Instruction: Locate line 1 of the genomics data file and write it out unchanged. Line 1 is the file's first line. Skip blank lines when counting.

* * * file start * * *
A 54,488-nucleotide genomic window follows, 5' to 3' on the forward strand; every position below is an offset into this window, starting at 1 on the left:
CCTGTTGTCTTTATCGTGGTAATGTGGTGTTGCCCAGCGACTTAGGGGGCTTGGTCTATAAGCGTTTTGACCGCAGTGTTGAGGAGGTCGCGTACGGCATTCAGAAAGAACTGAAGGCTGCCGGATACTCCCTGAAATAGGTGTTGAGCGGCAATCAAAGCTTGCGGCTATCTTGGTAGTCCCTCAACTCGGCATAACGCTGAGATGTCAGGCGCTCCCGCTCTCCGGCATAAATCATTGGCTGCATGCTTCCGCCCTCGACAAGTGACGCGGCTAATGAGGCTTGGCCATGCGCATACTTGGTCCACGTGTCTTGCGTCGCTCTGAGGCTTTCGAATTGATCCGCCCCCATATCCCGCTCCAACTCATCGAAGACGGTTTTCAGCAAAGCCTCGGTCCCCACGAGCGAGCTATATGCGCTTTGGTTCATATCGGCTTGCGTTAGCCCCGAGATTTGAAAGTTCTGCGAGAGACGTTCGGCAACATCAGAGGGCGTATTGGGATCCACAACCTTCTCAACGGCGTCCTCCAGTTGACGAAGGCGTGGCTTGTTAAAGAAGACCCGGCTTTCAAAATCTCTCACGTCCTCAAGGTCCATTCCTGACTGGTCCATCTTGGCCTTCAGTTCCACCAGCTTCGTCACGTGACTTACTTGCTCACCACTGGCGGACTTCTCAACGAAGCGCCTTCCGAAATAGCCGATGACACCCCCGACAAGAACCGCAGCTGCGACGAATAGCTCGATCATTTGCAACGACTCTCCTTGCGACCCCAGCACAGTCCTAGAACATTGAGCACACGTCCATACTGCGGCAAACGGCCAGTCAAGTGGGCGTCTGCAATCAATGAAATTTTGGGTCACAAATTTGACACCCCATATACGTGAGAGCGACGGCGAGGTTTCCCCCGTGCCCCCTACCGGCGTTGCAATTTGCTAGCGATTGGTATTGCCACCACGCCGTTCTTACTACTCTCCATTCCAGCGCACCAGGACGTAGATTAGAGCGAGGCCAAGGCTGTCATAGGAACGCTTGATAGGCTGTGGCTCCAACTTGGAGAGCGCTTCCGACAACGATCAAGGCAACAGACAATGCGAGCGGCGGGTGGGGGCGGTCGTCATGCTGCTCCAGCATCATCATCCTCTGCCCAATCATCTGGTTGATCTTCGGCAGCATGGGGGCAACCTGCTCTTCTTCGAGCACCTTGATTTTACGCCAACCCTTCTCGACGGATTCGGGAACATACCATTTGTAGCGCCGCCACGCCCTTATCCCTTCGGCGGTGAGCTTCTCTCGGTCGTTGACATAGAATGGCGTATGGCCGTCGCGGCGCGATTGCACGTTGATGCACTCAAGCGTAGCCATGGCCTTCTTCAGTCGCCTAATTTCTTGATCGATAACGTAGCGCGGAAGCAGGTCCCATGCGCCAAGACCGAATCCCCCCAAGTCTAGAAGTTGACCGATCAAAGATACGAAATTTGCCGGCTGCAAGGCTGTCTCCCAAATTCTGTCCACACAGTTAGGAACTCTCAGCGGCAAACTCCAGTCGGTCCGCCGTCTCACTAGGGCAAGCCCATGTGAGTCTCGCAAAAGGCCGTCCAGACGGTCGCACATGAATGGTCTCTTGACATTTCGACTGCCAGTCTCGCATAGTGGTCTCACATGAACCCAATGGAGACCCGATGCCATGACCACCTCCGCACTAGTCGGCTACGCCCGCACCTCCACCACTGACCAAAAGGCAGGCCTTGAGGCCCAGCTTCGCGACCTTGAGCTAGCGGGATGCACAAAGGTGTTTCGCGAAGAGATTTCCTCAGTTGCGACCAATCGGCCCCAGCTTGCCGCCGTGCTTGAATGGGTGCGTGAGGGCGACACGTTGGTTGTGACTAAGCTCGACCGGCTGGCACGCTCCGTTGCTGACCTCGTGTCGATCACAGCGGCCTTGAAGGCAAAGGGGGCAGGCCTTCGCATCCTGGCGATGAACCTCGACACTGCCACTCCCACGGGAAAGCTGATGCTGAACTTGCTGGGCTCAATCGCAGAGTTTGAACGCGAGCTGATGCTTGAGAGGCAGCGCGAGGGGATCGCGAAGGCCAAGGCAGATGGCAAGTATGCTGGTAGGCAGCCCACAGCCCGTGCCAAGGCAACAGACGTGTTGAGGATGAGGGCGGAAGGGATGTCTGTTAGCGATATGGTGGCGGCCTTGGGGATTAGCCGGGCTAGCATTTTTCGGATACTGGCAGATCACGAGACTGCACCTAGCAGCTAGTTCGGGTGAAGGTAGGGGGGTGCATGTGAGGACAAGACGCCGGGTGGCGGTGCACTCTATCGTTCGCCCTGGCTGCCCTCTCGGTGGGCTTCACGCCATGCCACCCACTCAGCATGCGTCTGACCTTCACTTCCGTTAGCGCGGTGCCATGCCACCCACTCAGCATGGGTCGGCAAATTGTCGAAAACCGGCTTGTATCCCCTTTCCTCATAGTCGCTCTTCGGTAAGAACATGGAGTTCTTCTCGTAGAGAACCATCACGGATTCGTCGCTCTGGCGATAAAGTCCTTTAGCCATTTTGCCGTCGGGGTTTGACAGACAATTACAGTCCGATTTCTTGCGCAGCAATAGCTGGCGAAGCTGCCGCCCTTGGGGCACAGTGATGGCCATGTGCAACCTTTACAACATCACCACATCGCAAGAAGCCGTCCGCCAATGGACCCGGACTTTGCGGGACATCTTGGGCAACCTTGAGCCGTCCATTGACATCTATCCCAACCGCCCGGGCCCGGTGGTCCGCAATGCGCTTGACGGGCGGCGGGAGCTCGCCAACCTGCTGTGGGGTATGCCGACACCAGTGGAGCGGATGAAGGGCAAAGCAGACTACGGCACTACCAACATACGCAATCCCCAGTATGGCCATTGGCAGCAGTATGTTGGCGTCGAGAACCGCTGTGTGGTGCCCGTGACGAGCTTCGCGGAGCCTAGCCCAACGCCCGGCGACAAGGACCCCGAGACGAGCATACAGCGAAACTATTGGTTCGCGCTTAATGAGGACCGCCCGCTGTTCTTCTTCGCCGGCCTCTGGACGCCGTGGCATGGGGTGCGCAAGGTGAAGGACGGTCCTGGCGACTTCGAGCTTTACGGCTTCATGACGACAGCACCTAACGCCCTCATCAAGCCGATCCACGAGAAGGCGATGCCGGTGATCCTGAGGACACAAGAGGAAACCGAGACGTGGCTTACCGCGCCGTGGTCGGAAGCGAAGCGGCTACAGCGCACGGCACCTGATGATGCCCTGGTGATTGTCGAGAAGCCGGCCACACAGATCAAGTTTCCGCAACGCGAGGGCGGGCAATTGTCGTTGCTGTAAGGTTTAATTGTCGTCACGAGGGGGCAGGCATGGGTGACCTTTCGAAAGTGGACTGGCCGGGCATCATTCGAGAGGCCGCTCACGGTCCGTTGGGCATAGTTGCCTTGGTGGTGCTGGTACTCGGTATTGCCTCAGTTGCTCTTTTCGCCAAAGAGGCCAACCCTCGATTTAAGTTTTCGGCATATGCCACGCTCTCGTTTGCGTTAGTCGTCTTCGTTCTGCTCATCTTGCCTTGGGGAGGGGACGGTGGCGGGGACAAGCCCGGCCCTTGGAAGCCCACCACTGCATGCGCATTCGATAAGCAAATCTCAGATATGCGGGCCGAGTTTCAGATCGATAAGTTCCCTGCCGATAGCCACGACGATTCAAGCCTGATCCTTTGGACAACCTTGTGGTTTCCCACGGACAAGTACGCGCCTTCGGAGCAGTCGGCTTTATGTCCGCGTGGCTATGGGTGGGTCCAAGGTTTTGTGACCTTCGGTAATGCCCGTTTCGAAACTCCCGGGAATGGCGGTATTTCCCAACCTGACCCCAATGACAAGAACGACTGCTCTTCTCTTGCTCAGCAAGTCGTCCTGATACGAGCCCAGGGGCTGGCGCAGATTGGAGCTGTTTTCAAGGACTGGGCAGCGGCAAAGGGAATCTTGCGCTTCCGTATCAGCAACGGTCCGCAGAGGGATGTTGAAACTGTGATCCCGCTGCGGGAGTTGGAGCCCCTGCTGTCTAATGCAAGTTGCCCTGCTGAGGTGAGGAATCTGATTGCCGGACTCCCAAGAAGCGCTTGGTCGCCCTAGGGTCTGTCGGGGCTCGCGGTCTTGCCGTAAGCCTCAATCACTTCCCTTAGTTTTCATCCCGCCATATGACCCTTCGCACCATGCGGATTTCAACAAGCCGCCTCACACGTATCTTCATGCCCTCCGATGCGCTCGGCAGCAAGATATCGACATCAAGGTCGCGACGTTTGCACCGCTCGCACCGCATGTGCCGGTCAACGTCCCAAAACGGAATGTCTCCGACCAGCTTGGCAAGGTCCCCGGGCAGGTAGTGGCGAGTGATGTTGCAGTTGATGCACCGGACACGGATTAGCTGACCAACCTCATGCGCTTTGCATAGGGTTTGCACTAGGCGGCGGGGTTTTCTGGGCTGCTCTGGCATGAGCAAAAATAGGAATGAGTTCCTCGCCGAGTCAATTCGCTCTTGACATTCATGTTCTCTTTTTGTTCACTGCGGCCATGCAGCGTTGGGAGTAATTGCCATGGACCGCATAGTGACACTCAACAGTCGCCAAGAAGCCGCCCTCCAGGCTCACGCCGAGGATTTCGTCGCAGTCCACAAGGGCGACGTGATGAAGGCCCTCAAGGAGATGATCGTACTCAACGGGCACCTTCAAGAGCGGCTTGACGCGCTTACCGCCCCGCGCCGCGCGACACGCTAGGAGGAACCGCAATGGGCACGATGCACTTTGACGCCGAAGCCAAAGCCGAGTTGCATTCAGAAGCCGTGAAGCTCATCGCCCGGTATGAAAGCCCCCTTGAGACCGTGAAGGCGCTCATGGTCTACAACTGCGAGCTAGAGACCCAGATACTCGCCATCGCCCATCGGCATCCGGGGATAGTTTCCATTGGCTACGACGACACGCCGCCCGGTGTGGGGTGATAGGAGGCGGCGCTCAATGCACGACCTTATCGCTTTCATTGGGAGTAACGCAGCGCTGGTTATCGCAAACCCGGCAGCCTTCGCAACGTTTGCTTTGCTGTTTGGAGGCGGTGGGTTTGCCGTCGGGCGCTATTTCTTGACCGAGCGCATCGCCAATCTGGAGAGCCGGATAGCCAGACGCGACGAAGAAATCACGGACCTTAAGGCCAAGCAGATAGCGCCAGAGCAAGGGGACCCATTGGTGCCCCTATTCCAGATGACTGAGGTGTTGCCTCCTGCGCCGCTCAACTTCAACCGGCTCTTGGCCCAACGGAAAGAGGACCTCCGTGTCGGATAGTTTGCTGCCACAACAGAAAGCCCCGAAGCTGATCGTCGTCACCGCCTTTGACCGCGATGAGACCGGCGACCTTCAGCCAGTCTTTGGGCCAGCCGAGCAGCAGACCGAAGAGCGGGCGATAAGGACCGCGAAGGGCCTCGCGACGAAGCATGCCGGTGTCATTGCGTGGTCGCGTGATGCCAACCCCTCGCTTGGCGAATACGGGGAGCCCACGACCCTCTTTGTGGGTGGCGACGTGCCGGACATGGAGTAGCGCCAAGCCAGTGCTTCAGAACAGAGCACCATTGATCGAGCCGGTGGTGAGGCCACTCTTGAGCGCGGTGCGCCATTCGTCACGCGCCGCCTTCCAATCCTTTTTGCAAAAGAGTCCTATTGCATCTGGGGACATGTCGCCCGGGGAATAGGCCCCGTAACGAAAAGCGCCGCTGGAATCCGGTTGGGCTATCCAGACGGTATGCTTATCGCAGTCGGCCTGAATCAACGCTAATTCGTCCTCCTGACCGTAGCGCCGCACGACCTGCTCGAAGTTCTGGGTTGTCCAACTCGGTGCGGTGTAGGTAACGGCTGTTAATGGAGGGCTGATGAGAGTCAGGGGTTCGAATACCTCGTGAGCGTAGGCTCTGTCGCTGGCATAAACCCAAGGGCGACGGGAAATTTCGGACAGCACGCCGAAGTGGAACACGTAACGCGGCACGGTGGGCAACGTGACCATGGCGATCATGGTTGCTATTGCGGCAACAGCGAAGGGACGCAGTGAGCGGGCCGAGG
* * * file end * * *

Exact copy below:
A 54,488-nucleotide genomic window follows, 5' to 3' on the forward strand; every position below is an offset into this window, starting at 1 on the left: